The iCub is the humanoid robot developed at IIT as part of the EU project RobotCub and subsequently adopted by more than 20 laboratories worldwide. It has 53 motors that move the head, arms, hands, waist, and legs, using accelerometers and gyroscopes. It can see and hear; and it has the sense of proprioception (body configuration). The main goal is to study cognition through the implementation of a humanoid robot the size of a three-year-old child. (Source: icub.org)
You obviously are not aware of the amount of control automation already has in your every day life -- everything from your automobile to the automated doors you walk through thousands of times a year. We accept Windows failures, although I do not think we should, because they are not life threatening. As we have throughout history, engineers work to harness new technology to improve our lives while managing the risks that the new technologies introduce.
This is the ultimate "Pandora's Box" question... For while nuclear tech could be used to wipe out human kind, this tech has a very real possibility of deciding to wipe out human kind. And we will have given robots the ability to do so if/when it happens.
It is of course also possible that we will find a way to contain their self-awareness and will... Indefinitely?
Or they may leap so far ahead of us quickly enough that we become just a minor irritation before they finish the job of exterminating all the nooks-n-crannies of humans; we may yet survive.
If they step out and demand equality/superiority how we react may determine our fate. Turning them all off in the nick-of-time could do it, or trying to do so and failing could seal the deal... "Sterilize"
In any case the scenario is likely to play out sometime during this century. How many horse and buggies do you see lately? How many large jets...? 100 years progress2 coming our way... and we need to choose wisely.
"I suspect that eventually the supply of cheap labor will fall, unless we keep the current politicians in office who maintain the open borders"
I strongly disagree with this statement. Population growth coupled with imergration makes the pool of workers in the USA larger every year. MEanwhile, advances in robotics and computers are reducing the number of jobs available for that growing labor pool. Eventually this will lead to a massive decline in skilled as well as unskilled jobs. I don't see any easy way out of this dynamic. more and more people on the dole through no fault of their own. Does anyone have any idea of how to deal with this?
So now we have to be politically correct with a machine?
We all know we have freedom of expression - p.c. is a farce and unconstitutional. It is just another way that evil reverses everything good upon itself. Only our spiritual side can keep us straight - the mind alone is lost.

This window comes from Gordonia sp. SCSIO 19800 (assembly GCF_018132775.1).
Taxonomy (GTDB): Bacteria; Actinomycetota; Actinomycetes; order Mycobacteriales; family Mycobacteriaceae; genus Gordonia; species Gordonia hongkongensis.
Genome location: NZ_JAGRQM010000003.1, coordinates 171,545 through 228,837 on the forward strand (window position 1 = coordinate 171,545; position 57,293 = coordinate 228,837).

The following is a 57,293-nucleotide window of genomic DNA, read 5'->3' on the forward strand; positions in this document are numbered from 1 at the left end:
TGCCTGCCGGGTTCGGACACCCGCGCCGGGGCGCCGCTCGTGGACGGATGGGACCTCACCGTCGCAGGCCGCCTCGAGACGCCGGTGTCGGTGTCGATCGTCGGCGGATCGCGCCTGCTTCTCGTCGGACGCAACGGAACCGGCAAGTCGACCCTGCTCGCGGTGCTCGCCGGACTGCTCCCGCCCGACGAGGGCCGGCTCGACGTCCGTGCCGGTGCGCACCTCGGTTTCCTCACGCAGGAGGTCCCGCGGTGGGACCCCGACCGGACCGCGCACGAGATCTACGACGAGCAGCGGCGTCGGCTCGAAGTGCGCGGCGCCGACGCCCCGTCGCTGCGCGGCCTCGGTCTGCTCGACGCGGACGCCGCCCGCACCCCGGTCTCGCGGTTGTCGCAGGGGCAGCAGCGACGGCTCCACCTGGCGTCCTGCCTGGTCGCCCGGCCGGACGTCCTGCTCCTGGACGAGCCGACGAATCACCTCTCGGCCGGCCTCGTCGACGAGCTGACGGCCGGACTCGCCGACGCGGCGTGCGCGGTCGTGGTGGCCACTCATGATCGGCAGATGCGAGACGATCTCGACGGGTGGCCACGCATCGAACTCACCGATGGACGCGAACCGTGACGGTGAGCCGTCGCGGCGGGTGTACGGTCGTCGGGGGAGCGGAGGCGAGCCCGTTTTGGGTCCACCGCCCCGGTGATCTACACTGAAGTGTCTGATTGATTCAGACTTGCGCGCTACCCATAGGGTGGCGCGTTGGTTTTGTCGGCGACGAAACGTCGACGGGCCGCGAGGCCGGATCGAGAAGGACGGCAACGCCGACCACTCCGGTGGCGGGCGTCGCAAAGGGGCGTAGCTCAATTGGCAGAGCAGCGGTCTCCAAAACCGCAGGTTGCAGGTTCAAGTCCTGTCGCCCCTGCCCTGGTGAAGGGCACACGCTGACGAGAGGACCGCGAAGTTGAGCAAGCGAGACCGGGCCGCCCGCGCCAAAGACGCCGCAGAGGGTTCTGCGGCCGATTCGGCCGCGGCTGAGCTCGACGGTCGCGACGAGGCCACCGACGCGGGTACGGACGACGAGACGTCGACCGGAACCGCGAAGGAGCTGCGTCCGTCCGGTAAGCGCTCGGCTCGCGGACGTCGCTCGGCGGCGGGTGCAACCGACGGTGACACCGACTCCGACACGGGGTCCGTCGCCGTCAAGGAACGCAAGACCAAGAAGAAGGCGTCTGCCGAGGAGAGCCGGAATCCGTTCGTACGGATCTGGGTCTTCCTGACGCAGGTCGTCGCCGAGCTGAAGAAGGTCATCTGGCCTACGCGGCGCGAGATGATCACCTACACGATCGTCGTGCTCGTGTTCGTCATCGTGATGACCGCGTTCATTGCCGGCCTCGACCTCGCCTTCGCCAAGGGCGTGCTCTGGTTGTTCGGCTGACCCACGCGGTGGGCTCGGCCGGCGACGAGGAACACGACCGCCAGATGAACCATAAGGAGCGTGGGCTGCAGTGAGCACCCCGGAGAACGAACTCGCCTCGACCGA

Civil is the right word - we all need to be civil.
My post has nothing to do with political correctness or religion. My point is simply that the digital age does not require as much manpower as the industrial age did. I guess its more a question of logistics. What do we do with all the unemployed people?
In response to ChasChas, the products that can't be produced by robots or cheap labor is insight and understanding. Those, and creativity, simply because it requires insight. Robotics and automation can indeed produce new random collections, but all of that must be programmed in somehow.
What I am able to sell is my understanding of systems and how to get them working again, when they fail. Insight allows me to bypass a lot of diagnostics and find the problem faster than others.
So there is still something that some of us can do that neither machines nor automation can approach. HAH!
By experimenting with the photovoltaic reaction in solar cells, researchers at MIT have made a breakthrough in energy efficiency that significantly pushes the boundaries of current commercial cells on the market.
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A quick look into the merger of two powerhouse 3D printing OEMs and the new leader in rapid prototyping solutions, Stratasys. The industrial revolution is now led by 3D printing and engineers are given the opportunity to fully maximize their design capabilities, reduce their time-to-market and functionally test prototypes cheaper, faster and easier. Bruce Bradshaw, Director of Marketing in North America, will explore the large product offering and variety of materials that will help CAD designers articulate their product design with actual, physical prototypes. This broadcast will dive deep into technical information including application specific stories from real world customers and their experiences with 3D printing. 3D Printing is